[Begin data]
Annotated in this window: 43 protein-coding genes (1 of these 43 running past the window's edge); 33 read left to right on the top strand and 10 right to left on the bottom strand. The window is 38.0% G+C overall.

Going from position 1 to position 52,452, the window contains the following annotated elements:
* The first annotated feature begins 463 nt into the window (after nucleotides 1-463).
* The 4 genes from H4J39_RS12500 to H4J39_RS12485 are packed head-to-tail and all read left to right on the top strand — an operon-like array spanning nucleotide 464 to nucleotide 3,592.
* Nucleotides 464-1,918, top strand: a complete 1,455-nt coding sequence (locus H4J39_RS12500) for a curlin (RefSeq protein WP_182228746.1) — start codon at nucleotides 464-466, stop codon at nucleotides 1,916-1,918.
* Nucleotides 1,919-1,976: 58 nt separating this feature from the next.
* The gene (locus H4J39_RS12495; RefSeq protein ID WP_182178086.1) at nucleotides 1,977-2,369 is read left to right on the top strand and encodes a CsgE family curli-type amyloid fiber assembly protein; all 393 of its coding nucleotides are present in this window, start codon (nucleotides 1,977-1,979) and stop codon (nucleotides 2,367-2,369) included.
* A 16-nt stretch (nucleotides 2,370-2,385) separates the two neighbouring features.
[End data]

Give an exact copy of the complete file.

Annotated in this window: 43 protein-coding genes (1 of these 43 running past the window's edge); 33 read left to right on the top strand and 10 right to left on the bottom strand. The window is 38.0% G+C overall.

Going from position 1 to position 52,452, the window contains the following annotated elements:
* The first annotated feature begins 463 nt into the window (after nucleotides 1-463).
* The 4 genes from H4J39_RS12500 to H4J39_RS12485 are packed head-to-tail and all read left to right on the top strand — an operon-like array spanning nucleotide 464 to nucleotide 3,592.
* Nucleotides 464-1,918, top strand: a complete 1,455-nt coding sequence (locus H4J39_RS12500) for a curlin (RefSeq protein WP_182228746.1) — start codon at nucleotides 464-466, stop codon at nucleotides 1,916-1,918.
* Nucleotides 1,919-1,976: 58 nt separating this feature from the next.
* The gene (locus H4J39_RS12495; RefSeq protein ID WP_182178086.1) at nucleotides 1,977-2,369 is read left to right on the top strand and encodes a CsgE family curli-type amyloid fiber assembly protein; all 393 of its coding nucleotides are present in this window, start codon (nucleotides 1,977-1,979) and stop codon (nucleotides 2,367-2,369) included.
* A 16-nt stretch (nucleotides 2,370-2,385) separates the two neighbouring features.